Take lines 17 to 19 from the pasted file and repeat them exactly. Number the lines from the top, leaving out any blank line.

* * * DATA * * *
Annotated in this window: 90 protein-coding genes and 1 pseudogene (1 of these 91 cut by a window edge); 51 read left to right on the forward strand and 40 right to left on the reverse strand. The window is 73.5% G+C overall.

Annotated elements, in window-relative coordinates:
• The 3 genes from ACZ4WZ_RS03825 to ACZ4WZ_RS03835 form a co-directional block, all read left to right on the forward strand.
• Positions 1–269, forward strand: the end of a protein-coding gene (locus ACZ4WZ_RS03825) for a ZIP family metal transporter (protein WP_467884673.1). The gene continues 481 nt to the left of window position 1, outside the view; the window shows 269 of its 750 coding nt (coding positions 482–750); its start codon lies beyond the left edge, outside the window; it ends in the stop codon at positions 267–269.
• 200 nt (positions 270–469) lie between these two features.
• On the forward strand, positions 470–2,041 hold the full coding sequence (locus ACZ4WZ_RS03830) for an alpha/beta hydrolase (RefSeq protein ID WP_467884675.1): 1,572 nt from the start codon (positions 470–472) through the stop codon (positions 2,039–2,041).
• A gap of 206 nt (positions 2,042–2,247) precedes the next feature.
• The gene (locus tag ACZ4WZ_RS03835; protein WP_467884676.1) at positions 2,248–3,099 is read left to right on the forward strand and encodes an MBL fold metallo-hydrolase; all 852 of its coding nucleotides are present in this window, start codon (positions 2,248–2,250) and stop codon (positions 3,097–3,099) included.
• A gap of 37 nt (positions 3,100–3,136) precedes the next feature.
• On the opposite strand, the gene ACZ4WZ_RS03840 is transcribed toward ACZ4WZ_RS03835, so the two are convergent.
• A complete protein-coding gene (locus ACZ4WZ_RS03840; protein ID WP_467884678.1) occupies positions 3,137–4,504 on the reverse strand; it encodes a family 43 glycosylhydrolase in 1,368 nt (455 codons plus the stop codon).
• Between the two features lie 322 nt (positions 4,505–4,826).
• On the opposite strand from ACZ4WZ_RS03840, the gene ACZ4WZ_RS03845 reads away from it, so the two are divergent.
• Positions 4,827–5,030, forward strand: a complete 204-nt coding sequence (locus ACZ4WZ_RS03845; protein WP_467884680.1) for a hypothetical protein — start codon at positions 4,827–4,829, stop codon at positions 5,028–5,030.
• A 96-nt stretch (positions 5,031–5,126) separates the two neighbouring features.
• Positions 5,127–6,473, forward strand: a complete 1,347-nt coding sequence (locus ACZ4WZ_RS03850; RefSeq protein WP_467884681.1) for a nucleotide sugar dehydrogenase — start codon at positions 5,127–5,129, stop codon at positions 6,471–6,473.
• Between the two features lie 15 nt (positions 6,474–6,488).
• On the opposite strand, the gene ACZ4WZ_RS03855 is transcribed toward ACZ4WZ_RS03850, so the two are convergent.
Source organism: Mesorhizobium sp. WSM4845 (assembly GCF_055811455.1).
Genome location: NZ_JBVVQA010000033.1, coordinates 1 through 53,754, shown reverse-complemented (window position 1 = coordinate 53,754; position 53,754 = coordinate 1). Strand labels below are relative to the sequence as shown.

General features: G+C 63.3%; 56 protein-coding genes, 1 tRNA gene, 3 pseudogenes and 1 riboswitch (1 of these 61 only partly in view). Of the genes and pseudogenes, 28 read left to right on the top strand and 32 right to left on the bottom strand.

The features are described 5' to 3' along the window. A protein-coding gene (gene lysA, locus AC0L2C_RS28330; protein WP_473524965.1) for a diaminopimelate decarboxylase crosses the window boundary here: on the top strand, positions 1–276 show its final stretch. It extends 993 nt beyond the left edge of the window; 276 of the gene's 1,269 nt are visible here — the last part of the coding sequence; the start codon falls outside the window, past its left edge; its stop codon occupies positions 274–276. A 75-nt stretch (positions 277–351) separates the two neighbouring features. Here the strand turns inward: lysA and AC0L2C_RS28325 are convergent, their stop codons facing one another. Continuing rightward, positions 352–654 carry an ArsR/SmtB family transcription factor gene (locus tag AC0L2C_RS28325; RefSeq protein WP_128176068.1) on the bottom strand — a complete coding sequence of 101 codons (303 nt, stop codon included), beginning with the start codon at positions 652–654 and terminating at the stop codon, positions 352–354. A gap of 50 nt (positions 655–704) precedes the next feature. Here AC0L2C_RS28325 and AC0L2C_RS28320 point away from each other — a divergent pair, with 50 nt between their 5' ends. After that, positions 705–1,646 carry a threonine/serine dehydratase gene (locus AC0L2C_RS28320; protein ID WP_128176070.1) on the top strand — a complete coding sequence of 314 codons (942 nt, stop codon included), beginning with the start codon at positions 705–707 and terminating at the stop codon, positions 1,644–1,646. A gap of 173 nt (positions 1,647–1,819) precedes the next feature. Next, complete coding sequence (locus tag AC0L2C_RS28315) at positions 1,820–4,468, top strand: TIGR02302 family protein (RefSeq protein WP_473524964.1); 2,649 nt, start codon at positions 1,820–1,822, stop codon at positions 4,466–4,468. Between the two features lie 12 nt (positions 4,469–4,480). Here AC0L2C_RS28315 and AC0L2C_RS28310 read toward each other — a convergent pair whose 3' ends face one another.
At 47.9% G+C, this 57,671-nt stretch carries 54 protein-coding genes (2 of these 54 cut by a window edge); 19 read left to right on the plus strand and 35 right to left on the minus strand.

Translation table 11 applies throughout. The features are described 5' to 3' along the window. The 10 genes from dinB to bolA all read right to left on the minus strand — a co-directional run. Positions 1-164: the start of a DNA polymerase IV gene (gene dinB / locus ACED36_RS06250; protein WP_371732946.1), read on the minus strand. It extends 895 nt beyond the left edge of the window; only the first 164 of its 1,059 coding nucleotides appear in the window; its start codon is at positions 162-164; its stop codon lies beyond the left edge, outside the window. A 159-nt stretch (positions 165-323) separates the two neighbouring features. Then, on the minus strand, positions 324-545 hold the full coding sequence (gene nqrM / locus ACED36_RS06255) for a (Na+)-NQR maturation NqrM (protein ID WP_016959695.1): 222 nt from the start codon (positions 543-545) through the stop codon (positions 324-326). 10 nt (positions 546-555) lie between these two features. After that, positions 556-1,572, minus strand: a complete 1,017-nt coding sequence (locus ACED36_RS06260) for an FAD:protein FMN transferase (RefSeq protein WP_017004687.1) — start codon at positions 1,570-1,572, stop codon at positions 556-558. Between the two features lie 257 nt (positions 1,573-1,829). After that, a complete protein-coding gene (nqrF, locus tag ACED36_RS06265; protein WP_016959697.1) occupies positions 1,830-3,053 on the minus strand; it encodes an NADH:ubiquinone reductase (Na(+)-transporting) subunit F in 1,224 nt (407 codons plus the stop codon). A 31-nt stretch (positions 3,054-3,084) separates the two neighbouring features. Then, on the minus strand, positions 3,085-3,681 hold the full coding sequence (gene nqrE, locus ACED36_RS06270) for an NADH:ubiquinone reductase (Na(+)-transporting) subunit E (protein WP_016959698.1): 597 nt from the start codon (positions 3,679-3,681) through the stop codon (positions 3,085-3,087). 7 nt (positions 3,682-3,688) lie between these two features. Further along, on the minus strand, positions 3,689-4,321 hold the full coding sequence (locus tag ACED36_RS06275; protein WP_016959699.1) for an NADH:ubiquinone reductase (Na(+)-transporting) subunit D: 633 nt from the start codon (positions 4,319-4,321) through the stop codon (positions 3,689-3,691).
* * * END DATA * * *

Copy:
• Between the two features lie 15 nt (positions 6,474–6,488).
• On the opposite strand, the gene ACZ4WZ_RS03855 is transcribed toward ACZ4WZ_RS03850, so the two are convergent.
Source organism: Mesorhizobium sp. WSM4845 (assembly GCF_055811455.1).